Microscopic simulations of charge carrier and exciton dynamics, in which charges and excitons are modeled as single entities, can serve as virtual microscope: Detailed analysis of excitonic processes for a specific setup can aid to identify and understand microscopic bottlenecks and help to develop design rules for optimized OLEDs. Here we illustrate how to set up a three-layer model phOLED and a TTF OLED in LightForge and how to analyze exciton dynamics in both systems. The single-module workflows are available with pre-defined settings in the trial version of our virtual lab available here.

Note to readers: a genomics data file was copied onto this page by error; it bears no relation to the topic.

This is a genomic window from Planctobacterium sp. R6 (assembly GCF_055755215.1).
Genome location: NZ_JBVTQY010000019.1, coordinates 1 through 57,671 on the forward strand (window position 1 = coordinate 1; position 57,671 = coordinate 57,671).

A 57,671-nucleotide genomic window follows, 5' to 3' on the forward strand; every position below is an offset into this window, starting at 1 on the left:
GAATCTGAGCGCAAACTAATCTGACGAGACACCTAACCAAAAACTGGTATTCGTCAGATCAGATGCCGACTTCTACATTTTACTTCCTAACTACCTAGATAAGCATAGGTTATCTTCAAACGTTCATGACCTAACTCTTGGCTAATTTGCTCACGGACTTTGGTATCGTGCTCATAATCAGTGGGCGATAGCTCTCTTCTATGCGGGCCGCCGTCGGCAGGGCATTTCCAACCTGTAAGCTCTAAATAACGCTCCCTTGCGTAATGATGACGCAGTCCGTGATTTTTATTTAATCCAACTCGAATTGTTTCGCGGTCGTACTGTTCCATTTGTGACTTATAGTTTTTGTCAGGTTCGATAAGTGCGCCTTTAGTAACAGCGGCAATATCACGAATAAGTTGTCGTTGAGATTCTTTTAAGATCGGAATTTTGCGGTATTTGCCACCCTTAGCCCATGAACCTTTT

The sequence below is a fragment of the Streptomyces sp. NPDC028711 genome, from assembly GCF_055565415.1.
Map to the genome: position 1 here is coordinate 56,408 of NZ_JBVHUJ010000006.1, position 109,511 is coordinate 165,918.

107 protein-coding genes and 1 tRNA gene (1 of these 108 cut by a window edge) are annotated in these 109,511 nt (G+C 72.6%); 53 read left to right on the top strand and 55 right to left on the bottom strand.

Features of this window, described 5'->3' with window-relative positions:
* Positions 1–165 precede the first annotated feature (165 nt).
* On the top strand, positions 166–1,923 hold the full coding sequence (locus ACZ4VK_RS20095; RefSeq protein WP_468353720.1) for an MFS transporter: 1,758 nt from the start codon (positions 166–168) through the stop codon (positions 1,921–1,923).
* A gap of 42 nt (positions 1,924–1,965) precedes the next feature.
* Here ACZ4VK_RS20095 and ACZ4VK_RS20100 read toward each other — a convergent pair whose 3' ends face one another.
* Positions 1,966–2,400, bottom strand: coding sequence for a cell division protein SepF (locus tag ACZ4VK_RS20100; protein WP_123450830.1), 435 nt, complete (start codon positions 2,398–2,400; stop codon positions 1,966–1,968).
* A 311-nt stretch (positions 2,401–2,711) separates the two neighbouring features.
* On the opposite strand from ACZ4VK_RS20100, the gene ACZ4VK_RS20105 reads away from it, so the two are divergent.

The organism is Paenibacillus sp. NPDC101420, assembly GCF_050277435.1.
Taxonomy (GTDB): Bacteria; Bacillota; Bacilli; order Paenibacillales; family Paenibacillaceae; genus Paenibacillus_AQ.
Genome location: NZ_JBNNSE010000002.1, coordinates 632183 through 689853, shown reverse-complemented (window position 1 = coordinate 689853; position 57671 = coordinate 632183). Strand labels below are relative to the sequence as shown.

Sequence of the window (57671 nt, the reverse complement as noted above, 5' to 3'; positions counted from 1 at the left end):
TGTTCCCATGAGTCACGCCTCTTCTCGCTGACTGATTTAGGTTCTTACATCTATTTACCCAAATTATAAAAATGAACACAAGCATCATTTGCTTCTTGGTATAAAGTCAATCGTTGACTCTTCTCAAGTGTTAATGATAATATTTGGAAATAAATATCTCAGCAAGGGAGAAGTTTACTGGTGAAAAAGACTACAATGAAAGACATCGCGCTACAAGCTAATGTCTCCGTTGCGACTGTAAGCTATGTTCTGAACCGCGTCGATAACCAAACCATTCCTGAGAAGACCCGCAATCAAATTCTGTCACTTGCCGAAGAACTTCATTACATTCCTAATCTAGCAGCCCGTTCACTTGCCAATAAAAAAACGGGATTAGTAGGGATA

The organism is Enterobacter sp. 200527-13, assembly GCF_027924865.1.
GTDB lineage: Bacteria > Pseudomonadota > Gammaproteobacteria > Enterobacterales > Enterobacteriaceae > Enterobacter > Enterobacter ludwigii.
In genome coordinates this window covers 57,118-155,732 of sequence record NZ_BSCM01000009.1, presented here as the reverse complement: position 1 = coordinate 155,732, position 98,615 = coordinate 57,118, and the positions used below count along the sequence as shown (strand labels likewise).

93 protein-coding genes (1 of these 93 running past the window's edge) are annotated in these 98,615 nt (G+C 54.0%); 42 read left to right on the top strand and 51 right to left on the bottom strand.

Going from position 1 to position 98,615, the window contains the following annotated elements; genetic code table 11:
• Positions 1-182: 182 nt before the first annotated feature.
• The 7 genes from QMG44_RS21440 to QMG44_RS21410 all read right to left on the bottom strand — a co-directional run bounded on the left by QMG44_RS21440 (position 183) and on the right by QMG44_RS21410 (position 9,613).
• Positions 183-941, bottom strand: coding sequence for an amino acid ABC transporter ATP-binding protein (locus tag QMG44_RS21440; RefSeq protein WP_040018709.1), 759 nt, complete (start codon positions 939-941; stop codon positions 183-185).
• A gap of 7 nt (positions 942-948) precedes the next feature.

While material-specific input for rates of excitonic and charge-transfer processes can in principle be derived from first principles (see e.g. the mobility use case), we set respective material parameters manually in this use-case. These type of LightForge KMC runs are part of the inverse design approach, where the sweet spot in the parameter space is identified as a first step, followed by the identification of materials meeting required properties, e.g. using Deposit and QuantumPatch.